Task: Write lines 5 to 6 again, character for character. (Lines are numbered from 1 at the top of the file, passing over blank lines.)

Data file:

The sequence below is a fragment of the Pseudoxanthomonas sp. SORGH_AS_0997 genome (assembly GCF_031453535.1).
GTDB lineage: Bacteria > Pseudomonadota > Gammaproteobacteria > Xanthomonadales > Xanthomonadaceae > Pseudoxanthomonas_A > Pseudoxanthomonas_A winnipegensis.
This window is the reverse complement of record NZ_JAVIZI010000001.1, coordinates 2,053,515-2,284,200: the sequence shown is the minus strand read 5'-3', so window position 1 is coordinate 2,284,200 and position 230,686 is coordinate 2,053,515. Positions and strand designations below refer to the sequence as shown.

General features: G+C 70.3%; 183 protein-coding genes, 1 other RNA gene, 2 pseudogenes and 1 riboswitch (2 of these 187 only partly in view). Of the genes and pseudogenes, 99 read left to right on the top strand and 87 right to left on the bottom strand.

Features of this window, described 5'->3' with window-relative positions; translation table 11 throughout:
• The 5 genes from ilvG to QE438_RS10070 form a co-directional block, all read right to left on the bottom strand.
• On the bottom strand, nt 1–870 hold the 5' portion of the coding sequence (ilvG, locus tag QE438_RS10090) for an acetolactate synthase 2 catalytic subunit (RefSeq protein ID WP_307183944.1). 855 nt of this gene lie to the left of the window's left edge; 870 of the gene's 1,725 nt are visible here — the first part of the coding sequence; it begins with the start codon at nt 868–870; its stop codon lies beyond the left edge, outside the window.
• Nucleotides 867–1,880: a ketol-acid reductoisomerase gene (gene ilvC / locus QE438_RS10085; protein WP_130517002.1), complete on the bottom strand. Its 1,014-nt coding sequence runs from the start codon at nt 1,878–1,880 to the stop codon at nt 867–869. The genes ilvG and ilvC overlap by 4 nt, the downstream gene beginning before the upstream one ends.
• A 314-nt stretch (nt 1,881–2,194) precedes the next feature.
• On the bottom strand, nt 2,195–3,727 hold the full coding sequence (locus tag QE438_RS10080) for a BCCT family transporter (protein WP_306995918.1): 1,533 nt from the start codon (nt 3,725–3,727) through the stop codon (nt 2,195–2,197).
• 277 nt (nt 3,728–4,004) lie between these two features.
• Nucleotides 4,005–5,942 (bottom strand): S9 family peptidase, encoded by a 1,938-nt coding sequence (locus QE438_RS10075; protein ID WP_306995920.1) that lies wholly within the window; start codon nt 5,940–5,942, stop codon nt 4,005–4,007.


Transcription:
Features of this window, described 5'->3' with window-relative positions; translation table 11 throughout:
• The 5 genes from ilvG to QE438_RS10070 form a co-directional block, all read right to left on the bottom strand.